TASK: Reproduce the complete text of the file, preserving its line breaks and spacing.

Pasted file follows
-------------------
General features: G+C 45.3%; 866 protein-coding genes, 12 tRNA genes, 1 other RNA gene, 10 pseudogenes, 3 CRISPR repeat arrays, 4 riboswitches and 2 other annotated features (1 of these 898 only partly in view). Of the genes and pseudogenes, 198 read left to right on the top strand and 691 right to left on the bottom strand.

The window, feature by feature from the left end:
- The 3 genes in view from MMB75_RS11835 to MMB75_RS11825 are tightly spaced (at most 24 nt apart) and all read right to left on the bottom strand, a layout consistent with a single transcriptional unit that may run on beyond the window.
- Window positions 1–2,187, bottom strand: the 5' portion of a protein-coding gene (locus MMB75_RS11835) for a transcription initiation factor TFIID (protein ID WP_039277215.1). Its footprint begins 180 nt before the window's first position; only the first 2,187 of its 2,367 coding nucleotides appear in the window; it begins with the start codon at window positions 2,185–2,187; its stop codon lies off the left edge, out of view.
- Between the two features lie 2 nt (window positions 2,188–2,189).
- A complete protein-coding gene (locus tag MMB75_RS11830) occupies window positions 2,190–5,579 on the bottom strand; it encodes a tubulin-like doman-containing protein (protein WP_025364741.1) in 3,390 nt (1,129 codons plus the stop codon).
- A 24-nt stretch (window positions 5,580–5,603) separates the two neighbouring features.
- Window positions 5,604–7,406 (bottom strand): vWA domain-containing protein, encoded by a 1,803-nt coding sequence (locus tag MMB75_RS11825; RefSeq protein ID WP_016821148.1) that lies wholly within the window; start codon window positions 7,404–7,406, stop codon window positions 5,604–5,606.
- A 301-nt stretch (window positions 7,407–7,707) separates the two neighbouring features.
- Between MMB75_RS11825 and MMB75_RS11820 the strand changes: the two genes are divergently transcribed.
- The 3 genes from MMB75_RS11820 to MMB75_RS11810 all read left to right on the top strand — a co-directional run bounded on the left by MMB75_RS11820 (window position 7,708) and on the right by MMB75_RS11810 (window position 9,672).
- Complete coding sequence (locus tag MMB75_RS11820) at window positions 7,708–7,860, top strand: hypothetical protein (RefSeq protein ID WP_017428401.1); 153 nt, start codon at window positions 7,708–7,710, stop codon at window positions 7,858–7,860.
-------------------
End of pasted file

General features: G+C 45.3%; 866 protein-coding genes, 12 tRNA genes, 1 other RNA gene, 10 pseudogenes, 3 CRISPR repeat arrays, 4 riboswitches and 2 other annotated features (1 of these 898 only partly in view). Of the genes and pseudogenes, 198 read left to right on the top strand and 691 right to left on the bottom strand.

The window, feature by feature from the left end:
- The 3 genes in view from MMB75_RS11835 to MMB75_RS11825 are tightly spaced (at most 24 nt apart) and all read right to left on the bottom strand, a layout consistent with a single transcriptional unit that may run on beyond the window.
- Window positions 1–2,187, bottom strand: the 5' portion of a protein-coding gene (locus MMB75_RS11835) for a transcription initiation factor TFIID (protein ID WP_039277215.1). Its footprint begins 180 nt before the window's first position; only the first 2,187 of its 2,367 coding nucleotides appear in the window; it begins with the start codon at window positions 2,185–2,187; its stop codon lies off the left edge, out of view.
- Between the two features lie 2 nt (window positions 2,188–2,189).
- A complete protein-coding gene (locus tag MMB75_RS11830) occupies window positions 2,190–5,579 on the bottom strand; it encodes a tubulin-like doman-containing protein (protein WP_025364741.1) in 3,390 nt (1,129 codons plus the stop codon).
- A 24-nt stretch (window positions 5,580–5,603) separates the two neighbouring features.
- Window positions 5,604–7,406 (bottom strand): vWA domain-containing protein, encoded by a 1,803-nt coding sequence (locus tag MMB75_RS11825; RefSeq protein ID WP_016821148.1) that lies wholly within the window; start codon window positions 7,404–7,406, stop codon window positions 5,604–5,606.
- A 301-nt stretch (window positions 7,407–7,707) separates the two neighbouring features.
- Between MMB75_RS11825 and MMB75_RS11820 the strand changes: the two genes are divergently transcribed.
- The 3 genes from MMB75_RS11820 to MMB75_RS11810 all read left to right on the top strand — a co-directional run bounded on the left by MMB75_RS11820 (window position 7,708) and on the right by MMB75_RS11810 (window position 9,672).
- Complete coding sequence (locus tag MMB75_RS11820) at window positions 7,708–7,860, top strand: hypothetical protein (RefSeq protein ID WP_017428401.1); 153 nt, start codon at window positions 7,708–7,710, stop codon at window positions 7,858–7,860.